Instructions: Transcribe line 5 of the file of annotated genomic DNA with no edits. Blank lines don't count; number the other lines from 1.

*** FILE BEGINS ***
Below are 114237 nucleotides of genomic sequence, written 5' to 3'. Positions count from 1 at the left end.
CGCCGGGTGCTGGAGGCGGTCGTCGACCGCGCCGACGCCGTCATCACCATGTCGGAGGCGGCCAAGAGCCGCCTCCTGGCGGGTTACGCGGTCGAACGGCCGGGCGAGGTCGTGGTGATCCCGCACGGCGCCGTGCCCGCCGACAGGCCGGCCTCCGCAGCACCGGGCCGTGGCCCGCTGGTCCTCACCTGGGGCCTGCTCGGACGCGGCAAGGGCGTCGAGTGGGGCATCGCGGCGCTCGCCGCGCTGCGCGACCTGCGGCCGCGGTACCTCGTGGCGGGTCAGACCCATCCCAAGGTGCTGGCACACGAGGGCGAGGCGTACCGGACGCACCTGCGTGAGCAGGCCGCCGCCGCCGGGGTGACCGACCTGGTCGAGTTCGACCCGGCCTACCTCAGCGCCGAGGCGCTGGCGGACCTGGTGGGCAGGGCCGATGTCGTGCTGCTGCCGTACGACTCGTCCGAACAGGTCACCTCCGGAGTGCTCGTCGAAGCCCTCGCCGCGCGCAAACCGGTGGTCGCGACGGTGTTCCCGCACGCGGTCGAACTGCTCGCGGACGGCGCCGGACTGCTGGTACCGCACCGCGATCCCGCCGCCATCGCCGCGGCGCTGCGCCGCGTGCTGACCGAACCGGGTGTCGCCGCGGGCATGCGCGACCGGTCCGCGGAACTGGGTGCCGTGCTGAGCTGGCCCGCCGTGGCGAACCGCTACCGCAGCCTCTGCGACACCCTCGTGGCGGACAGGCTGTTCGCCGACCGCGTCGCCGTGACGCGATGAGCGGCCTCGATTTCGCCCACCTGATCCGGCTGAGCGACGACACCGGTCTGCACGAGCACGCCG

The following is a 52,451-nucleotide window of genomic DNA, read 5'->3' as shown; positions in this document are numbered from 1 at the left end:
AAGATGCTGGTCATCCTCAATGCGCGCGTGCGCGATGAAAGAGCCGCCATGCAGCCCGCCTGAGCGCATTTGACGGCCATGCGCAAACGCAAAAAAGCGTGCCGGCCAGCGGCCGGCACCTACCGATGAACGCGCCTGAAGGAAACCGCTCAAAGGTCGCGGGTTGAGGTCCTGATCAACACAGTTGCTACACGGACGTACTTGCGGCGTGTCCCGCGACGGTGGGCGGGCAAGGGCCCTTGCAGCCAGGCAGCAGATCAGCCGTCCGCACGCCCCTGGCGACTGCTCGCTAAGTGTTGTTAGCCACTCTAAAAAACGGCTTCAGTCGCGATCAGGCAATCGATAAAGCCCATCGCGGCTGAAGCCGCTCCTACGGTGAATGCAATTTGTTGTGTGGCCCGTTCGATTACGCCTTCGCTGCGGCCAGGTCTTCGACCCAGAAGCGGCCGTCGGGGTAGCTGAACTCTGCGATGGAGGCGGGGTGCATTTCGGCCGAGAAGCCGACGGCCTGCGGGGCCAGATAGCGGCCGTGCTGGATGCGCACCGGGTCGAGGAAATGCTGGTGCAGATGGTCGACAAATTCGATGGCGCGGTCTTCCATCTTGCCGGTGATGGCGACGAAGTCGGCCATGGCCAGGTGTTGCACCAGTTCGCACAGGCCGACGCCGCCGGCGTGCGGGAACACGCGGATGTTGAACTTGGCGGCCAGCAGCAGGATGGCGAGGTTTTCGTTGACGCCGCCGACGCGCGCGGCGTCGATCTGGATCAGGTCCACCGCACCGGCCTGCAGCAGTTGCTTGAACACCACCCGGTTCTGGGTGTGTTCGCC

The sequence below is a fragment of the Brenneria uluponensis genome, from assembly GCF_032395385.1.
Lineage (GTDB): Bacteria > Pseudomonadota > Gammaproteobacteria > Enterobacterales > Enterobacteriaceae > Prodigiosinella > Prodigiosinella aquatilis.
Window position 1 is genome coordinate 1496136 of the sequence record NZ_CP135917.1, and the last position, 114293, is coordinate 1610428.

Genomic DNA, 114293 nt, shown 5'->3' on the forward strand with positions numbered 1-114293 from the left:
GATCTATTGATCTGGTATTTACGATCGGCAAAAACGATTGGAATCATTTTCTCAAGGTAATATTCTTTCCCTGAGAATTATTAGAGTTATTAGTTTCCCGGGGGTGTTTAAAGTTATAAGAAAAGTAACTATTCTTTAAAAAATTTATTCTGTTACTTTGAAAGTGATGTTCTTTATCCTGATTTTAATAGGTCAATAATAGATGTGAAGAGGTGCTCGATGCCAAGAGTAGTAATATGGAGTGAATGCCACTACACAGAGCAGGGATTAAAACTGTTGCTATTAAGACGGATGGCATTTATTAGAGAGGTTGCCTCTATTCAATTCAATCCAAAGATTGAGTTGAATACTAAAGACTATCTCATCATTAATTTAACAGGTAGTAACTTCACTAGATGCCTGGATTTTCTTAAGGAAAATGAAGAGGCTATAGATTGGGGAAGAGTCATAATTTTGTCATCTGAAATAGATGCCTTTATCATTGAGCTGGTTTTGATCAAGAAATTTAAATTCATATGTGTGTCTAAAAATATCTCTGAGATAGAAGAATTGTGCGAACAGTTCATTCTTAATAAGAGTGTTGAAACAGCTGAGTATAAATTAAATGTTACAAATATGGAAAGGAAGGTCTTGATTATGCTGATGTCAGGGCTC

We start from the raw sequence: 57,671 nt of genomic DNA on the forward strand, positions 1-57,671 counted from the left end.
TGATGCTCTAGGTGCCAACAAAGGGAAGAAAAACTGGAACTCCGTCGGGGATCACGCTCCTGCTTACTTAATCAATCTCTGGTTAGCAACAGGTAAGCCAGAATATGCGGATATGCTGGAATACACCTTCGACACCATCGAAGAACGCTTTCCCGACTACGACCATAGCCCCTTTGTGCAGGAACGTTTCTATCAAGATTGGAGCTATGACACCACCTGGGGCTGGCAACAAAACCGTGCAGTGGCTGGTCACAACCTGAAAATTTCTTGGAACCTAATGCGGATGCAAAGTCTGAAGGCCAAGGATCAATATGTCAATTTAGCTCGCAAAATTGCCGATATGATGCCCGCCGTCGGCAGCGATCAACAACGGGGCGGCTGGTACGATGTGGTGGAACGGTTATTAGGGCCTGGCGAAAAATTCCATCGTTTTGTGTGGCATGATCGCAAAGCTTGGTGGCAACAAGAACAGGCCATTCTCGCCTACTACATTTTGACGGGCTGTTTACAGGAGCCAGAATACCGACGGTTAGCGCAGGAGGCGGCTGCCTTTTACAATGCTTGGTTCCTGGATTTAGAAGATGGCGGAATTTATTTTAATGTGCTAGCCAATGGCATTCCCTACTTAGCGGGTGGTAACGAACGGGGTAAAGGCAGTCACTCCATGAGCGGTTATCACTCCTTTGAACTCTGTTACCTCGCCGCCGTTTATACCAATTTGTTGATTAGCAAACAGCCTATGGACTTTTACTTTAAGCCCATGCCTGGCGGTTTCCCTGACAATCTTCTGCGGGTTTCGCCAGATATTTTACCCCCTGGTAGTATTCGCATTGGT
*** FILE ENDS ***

The sequence below is a fragment of the Brenneria uluponensis genome, from assembly GCF_032395385.1.